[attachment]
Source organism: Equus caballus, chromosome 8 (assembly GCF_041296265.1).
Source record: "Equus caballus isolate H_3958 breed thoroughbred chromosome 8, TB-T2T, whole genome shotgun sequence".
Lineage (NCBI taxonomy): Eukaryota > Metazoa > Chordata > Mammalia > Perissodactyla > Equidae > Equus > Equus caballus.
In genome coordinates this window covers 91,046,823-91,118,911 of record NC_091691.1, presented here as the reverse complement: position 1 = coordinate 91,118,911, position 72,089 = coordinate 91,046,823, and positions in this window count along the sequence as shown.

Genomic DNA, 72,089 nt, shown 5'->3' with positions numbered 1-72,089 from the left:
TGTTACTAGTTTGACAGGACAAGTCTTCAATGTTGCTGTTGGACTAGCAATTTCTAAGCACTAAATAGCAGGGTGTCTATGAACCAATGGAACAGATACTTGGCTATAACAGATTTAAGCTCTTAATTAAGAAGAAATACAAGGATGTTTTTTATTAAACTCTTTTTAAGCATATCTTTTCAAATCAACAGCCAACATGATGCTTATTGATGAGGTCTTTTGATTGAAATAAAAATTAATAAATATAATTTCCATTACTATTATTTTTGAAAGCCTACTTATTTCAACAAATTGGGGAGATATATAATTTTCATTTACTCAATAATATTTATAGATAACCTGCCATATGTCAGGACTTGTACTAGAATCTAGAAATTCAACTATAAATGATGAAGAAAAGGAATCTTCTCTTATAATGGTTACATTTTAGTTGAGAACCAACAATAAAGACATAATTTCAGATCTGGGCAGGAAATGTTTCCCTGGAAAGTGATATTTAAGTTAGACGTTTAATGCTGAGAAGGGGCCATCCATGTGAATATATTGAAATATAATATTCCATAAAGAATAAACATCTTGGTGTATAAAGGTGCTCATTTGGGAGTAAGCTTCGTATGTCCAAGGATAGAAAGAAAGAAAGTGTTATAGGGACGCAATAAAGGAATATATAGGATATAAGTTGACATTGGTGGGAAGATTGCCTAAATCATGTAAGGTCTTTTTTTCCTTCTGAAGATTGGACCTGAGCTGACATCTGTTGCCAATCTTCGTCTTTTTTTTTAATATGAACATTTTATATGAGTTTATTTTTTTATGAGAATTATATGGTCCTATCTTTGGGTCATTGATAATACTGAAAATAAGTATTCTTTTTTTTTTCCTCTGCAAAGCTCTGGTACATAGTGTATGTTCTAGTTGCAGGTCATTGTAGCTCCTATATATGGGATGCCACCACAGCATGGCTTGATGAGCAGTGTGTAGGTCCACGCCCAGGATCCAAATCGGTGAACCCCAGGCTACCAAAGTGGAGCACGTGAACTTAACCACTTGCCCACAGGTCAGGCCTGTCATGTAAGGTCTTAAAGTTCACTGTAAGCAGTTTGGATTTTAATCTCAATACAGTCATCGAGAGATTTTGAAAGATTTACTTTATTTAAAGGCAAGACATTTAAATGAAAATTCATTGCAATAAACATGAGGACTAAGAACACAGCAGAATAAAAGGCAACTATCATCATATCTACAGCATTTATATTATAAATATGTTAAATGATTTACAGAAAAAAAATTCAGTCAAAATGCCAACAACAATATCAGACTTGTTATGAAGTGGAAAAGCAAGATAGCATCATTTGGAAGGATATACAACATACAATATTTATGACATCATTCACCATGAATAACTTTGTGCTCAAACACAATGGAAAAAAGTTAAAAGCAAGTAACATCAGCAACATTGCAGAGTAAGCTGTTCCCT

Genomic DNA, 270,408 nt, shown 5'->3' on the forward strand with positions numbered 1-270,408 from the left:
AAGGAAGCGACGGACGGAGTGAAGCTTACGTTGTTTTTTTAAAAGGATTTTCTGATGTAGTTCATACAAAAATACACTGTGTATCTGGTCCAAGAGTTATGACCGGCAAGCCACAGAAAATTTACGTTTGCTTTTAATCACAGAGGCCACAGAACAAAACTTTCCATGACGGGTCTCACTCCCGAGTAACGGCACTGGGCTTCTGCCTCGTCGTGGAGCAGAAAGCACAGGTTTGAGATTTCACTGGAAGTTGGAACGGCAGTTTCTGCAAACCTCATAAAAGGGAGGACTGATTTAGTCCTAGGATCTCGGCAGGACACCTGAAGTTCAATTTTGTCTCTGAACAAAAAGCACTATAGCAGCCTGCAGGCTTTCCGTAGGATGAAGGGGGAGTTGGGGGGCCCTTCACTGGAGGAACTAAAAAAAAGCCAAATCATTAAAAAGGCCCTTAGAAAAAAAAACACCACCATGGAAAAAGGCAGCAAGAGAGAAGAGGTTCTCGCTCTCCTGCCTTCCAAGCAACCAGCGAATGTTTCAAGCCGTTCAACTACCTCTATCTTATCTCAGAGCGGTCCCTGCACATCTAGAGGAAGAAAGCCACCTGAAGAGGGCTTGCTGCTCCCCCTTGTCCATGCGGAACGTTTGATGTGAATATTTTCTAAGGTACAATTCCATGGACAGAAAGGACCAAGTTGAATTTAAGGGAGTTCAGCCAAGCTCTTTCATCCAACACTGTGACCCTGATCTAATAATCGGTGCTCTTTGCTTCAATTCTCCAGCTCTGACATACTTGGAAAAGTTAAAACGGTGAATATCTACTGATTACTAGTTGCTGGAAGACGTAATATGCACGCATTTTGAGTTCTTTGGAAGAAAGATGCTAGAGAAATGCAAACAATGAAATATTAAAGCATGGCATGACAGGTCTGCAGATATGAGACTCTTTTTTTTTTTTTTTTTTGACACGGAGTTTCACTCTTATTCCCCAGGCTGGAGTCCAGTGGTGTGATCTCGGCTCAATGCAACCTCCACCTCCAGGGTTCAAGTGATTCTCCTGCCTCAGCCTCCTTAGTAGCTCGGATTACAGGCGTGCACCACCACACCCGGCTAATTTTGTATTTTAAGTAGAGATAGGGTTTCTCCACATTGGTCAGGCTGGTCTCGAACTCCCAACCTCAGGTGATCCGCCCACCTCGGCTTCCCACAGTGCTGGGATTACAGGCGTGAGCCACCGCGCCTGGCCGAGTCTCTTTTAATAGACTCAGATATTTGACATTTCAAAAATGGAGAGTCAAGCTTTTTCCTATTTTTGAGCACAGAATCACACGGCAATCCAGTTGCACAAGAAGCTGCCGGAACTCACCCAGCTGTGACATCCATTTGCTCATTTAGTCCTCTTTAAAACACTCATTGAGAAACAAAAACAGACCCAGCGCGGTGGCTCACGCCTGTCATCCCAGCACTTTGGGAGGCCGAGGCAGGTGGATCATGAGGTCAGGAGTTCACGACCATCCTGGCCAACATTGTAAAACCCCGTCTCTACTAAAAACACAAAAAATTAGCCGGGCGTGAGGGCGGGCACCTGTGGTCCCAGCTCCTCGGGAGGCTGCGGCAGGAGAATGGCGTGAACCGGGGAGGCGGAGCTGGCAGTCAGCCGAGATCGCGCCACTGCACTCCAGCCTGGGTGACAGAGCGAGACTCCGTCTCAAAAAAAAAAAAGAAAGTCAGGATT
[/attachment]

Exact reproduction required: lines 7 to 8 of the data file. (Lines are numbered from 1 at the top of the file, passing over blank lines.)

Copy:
Genomic DNA, 270,408 nt, shown 5'->3' on the forward strand with positions numbered 1-270,408 from the left:
AAGGAAGCGACGGACGGAGTGAAGCTTACGTTGTTTTTTTAAAAGGATTTTCTGATGTAGTTCATACAAAAATACACTGTGTATCTGGTCCAAGAGTTATGACCGGCAAGCCACAGAAAATTTACGTTTGCTTTTAATCACAGAGGCCACAGAACAAAACTTTCCATGACGGGTCTCACTCCCGAGTAACGGCACTGGGCTTCTGCCTCGTCGTGGAGCAGAAAGCACAGGTTTGAGATTTCACTGGAAGTTGGAACGGCAGTTTCTGCAAACCTCATAAAAGGGAGGACTGATTTAGTCCTAGGATCTCGGCAGGACACCTGAAGTTCAATTTTGTCTCTGAACAAAAAGCACTATAGCAGCCTGCAGGCTTTCCGTAGGATGAAGGGGGAGTTGGGGGGCCCTTCACTGGAGGAACTAAAAAAAAGCCAAATCATTAAAAAGGCCCTTAGAAAAAAAAACACCACCATGGAAAAAGGCAGCAAGAGAGAAGAGGTTCTCGCTCTCCTGCCTTCCAAGCAACCAGCGAATGTTTCAAGCCGTTCAACTACCTCTATCTTATCTCAGAGCGGTCCCTGCACATCTAGAGGAAGAAAGCCACCTGAAGAGGGCTTGCTGCTCCCCCTTGTCCATGCGGAACGTTTGATGTGAATATTTTCTAAGGTACAATTCCATGGACAGAAAGGACCAAGTTGAATTTAAGGGAGTTCAGCCAAGCTCTTTCATCCAACACTGTGACCCTGATCTAATAATCGGTGCTCTTTGCTTCAATTCTCCAGCTCTGACATACTTGGAAAAGTTAAAACGGTGAATATCTACTGATTACTAGTTGCTGGAAGACGTAATATGCACGCATTTTGAGTTCTTTGGAAGAAAGATGCTAGAGAAATGCAAACAATGAAATATTAAAGCATGGCATGACAGGTCTGCAGATATGAGACTCTTTTTTTTTTTTTTTTTTGACACGGAGTTTCACTCTTATTCCCCAGGCTGGAGTCCAGTGGTGTGATCTCGGCTCAATGCAACCTCCACCTCCAGGGTTCAAGTGATTCTCCTGCCTCAGCCTCCTTAGTAGCTCGGATTACAGGCGTGCACCACCACACCCGGCTAATTTTGTATTTTAAGTAGAGATAGGGTTTCTCCACATTGGTCAGGCTGGTCTCGAACTCCCAACCTCAGGTGATCCGCCCACCTCGGCTTCCCACAGTGCTGGGATTACAGGCGTGAGCCACCGCGCCTGGCCGAGTCTCTTTTAATAGACTCAGATATTTGACATTTCAAAAATGGAGAGTCAAGCTTTTTCCTATTTTTGAGCACAGAATCACACGGCAATCCAGTTGCACAAGAAGCTGCCGGAACTCACCCAGCTGTGACATCCATTTGCTCATTTAGTCCTCTTTAAAACACTCATTGAGAAACAAAAACAGACCCAGCGCGGTGGCTCACGCCTGTCATCCCAGCACTTTGGGAGGCCGAGGCAGGTGGATCATGAGGTCAGGAGTTCACGACCATCCTGGCCAACATTGTAAAACCCCGTCTCTACTAAAAACACAAAAAATTAGCCGGGCGTGAGGGCGGGCACCTGTGGTCCCAGCTCCTCGGGAGGCTGCGGCAGGAGAATGGCGTGAACCGGGGAGGCGGAGCTGGCAGTCAGCCGAGATCGCGCCACTGCACTCCAGCCTGGGTGACAGAGCGAGACTCCGTCTCAAAAAAAAAAAAGAAAGTCAGGATT